Published June 28, 2012
While the White House and partisan supporters will celebrate the Supreme Court’s decision on the Affordable Care Act today, patient care and our economy will suffer.
Even though the health care law was not ruled unconstitutional, it’s still unworkable, unpopular and unaffordable.
It is now clear that the president’s law broke his promises not to raise taxes on the middle class.
Chief Justice Roberts wrote: “Because the Constitution permits such a tax, it is not our role to forbid it, or to pass upon its wisdom or fairness.”
The Court also gave states the freedom to opt out of the law’s massive and expensive Medicaid expansion.
Today’s decision does not change the fact that this law is bad for patients, providers and taxpayers. By taking $500 billion from Medicare, it will make it harder for seniors to find a doctor. The law raises taxes, increases the deficit, and forces many Americans to lose the insurance they have, even if they want to keep it.
It may not be the role of the Court to decide the law's wisdom or fairness, but it certainly is the role of Congress and of the American people.
With only one-third of Americans favoring the president’s law, it is more important than ever that we continue to fight against this massive Washington overreach.
Republicans in Congress are committed to repealing the law and enacting common-sense, step-by-step reforms that protect Americans’ access to the care they need, from the doctor they choose, at a lower cost.
That’s the kind of real reform we will enact. We will not take the same failed approach Democrats took. We won’t rush to pass a massive 2,700-page bill the American people don’t support.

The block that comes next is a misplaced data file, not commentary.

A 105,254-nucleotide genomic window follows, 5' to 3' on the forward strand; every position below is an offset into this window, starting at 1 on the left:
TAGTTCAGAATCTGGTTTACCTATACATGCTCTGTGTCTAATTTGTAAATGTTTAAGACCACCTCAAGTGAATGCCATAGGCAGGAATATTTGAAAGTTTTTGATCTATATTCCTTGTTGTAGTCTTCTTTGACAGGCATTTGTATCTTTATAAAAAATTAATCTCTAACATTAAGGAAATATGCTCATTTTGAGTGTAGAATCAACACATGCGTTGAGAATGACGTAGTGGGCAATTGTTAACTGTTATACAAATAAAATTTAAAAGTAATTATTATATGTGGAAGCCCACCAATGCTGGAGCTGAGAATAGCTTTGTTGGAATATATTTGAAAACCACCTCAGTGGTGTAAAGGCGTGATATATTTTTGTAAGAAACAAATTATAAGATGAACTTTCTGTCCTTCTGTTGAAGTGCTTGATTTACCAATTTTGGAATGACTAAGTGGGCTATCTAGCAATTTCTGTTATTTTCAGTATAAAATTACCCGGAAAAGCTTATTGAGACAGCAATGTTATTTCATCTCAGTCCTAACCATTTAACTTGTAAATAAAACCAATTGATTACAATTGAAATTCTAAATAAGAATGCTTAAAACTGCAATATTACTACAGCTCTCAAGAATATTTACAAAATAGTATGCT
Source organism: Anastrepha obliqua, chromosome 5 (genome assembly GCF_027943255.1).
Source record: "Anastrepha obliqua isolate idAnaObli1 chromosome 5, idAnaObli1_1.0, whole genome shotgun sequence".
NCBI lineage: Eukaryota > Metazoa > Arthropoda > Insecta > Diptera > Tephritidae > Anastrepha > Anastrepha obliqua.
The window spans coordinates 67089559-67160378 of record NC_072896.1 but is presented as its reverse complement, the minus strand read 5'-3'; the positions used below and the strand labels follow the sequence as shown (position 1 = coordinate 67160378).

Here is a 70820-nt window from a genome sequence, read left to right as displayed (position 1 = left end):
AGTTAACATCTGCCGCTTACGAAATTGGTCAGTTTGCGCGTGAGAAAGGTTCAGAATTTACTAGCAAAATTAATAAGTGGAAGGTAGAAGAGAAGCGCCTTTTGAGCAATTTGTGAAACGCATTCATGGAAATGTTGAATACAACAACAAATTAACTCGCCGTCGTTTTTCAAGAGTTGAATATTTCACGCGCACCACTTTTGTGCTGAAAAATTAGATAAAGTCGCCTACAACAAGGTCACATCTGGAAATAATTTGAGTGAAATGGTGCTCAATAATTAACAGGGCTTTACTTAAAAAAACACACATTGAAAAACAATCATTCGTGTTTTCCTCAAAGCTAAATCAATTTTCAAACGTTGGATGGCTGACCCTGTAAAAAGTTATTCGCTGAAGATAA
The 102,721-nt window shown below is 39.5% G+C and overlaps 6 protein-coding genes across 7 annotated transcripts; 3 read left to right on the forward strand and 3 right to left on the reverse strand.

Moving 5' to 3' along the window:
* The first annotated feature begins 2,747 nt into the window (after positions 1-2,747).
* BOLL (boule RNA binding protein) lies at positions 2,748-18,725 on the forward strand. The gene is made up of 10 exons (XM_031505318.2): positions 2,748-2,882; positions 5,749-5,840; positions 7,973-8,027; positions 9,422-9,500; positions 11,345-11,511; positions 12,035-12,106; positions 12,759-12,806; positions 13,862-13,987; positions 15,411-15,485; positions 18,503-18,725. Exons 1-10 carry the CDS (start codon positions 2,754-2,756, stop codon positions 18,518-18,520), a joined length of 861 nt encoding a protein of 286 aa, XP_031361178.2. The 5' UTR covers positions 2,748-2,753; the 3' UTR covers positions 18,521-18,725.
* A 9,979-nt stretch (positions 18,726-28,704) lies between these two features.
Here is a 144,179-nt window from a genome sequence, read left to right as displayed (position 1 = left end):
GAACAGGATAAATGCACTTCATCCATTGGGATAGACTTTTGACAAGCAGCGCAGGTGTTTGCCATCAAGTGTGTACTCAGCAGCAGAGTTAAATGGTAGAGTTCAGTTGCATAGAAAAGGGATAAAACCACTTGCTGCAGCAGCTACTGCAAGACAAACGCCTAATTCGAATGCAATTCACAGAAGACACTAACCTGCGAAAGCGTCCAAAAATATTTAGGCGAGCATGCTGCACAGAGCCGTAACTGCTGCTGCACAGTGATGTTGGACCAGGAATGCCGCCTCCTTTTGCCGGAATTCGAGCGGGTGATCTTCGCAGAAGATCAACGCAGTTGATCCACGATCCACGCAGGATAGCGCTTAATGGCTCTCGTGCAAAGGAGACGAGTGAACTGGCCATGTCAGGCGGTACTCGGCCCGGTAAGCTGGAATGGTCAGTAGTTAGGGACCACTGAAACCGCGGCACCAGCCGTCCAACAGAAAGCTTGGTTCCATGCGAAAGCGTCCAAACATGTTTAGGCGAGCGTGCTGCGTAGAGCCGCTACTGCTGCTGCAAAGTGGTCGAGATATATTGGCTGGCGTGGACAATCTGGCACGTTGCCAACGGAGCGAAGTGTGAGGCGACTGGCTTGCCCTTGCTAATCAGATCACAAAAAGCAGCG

We will keep in mind the words of James Madison, the father of the Constitution. He said that Congress should not pass laws “so voluminous that they cannot be read, or so incoherent that they cannot be understood.”
Our top priority must be to lower the costs of health care. That was the most important reason for reform in the first place – for families and small businesses alike. President Obama and Democrats in Congress lost sight of that goal. That’s why their law failed to truly reduce costs.
The president promised that by the end of his first term premiums would decrease by $2,500 for the average family. Instead, the average family premium has gone up by almost $2,400 over the past three years.
We need to let insurers provide individualized incentives -- like premium breaks -- that encourage healthy behavior.
We must end the lawsuit abuse that leads doctors to practice defensive medicine by ordering expensive and unnecessary tests. When Democrats cut deals to protect special interests, they let trial lawyers off the hook and left taxpayers to pay the bill.
The president’s health care law fell short because it confused access to coverage with access to care. It tried to expand coverage by forcing millions of people onto overburdened Medicaid rolls. Already nearly half of all doctors won’t see patients on Medicaid because of the program’s low reimbursement rates.
We should take reasonable steps to increase meaningful coverage, like allowing small businesses to join together to offer health insurance to their workers. We should also remove the red tape that prevents Americans from buying health insurance across state lines.
Democrats in Washington made a huge mistake by wasting so much time pushing this terrible health care tax. They should have focused on jobs and the economy.
After more than two years, the president’s health care law remains unpopular. It’s time for Democrats in the White House and Congress to pay attention to the needs of the American people and not the needs of Washington. They may not have violated the Constitution, but they certainly created an expensive tax that will further burden the middle class in an already bad economy.
Now it is up to Congress to help put the American people back in control of their own health care.